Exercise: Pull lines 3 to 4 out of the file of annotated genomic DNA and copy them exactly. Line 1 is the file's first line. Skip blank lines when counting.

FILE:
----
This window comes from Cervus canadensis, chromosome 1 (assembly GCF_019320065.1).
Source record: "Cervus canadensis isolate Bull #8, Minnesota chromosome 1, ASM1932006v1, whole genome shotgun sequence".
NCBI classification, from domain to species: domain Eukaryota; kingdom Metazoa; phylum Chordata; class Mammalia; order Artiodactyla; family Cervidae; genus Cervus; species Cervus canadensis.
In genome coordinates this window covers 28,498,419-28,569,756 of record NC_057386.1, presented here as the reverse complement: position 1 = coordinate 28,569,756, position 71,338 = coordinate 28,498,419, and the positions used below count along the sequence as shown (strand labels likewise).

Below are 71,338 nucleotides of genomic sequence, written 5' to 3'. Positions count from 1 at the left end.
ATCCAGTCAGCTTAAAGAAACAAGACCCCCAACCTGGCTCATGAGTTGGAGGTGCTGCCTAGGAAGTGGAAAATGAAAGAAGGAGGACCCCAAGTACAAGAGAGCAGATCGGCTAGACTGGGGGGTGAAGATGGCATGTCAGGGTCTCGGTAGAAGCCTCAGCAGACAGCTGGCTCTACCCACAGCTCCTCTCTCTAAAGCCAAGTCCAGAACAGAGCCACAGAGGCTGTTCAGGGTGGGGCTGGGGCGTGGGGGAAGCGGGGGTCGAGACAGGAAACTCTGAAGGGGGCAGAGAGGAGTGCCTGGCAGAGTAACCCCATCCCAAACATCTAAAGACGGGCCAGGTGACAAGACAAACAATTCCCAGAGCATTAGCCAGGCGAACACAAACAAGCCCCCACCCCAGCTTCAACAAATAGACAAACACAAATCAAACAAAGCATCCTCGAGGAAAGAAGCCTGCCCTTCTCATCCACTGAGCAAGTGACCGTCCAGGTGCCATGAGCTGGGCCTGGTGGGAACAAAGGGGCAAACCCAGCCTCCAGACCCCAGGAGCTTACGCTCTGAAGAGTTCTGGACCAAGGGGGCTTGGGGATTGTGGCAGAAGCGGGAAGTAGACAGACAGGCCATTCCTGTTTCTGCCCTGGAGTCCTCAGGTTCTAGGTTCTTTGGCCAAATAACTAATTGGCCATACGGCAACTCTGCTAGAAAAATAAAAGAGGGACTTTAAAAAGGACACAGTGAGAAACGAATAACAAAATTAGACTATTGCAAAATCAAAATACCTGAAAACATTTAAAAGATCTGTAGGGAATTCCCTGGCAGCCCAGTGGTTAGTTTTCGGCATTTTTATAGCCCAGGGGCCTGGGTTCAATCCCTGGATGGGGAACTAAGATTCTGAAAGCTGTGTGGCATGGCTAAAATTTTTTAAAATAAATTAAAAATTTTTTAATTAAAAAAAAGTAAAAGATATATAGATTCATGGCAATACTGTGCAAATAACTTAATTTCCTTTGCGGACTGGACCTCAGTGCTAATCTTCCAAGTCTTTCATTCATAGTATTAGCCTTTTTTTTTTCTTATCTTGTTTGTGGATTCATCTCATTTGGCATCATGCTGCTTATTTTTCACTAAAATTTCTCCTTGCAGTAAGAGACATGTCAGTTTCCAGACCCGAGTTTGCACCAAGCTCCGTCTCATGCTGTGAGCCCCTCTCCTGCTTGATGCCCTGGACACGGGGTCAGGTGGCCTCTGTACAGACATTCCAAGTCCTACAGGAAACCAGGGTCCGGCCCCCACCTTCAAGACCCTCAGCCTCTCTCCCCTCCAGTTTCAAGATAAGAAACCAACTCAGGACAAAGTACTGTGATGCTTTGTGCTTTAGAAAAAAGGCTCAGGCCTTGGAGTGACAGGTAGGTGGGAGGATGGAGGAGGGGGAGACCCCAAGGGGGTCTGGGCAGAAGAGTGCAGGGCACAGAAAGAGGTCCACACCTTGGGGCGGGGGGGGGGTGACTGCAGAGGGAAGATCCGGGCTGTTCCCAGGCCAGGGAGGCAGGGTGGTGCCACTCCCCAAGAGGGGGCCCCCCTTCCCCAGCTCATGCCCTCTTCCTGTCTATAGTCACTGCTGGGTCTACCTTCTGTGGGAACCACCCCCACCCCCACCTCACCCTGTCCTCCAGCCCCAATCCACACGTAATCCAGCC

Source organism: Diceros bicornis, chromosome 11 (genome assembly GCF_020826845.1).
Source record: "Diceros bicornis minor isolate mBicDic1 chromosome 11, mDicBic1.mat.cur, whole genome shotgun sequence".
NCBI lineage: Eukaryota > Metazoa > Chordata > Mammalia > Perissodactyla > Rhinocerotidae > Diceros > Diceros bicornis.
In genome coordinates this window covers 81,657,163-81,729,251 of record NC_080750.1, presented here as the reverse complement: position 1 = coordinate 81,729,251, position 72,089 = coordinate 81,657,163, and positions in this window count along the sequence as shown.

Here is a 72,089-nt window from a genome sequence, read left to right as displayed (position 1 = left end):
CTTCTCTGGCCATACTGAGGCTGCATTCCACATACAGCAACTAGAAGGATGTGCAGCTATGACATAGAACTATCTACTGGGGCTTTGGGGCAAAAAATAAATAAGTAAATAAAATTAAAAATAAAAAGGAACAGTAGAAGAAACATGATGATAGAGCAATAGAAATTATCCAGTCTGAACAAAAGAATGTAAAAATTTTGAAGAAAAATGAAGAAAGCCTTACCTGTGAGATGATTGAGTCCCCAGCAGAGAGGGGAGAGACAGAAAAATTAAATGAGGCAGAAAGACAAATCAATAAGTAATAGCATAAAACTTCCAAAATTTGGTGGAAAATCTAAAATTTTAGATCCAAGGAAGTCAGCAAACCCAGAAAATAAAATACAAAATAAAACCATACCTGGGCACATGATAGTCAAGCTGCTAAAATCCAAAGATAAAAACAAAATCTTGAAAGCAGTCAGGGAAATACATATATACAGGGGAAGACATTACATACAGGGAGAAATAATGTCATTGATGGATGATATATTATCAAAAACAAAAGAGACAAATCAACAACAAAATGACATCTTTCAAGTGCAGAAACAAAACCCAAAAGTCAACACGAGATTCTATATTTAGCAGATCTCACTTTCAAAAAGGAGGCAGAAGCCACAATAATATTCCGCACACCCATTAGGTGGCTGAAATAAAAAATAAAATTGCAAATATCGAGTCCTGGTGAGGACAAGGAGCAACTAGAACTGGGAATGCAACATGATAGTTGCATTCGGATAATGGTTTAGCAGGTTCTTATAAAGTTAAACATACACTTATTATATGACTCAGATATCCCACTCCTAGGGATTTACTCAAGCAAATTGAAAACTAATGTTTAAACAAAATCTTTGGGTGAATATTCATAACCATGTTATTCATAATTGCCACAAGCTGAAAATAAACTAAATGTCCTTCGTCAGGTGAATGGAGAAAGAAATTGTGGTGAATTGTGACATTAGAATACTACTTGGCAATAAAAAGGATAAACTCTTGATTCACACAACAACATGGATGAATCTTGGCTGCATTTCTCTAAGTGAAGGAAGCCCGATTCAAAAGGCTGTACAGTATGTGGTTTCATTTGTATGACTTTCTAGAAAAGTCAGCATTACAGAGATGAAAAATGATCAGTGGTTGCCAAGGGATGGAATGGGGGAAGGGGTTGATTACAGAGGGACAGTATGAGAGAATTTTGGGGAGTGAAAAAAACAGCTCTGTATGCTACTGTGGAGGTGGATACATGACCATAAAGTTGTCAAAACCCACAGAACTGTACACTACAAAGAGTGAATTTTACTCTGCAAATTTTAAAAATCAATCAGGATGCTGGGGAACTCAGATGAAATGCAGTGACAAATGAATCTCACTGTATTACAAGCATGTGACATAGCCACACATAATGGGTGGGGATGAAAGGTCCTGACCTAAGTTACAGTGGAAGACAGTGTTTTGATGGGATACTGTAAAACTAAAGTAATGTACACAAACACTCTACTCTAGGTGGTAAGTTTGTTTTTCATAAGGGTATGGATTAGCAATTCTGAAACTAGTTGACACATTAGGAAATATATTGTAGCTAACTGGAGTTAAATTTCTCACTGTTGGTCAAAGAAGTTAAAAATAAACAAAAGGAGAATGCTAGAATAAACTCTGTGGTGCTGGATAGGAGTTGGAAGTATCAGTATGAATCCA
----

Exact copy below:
NCBI classification, from domain to species: domain Eukaryota; kingdom Metazoa; phylum Chordata; class Mammalia; order Artiodactyla; family Cervidae; genus Cervus; species Cervus canadensis.
In genome coordinates this window covers 28,498,419-28,569,756 of record NC_057386.1, presented here as the reverse complement: position 1 = coordinate 28,569,756, position 71,338 = coordinate 28,498,419, and the positions used below count along the sequence as shown (strand labels likewise).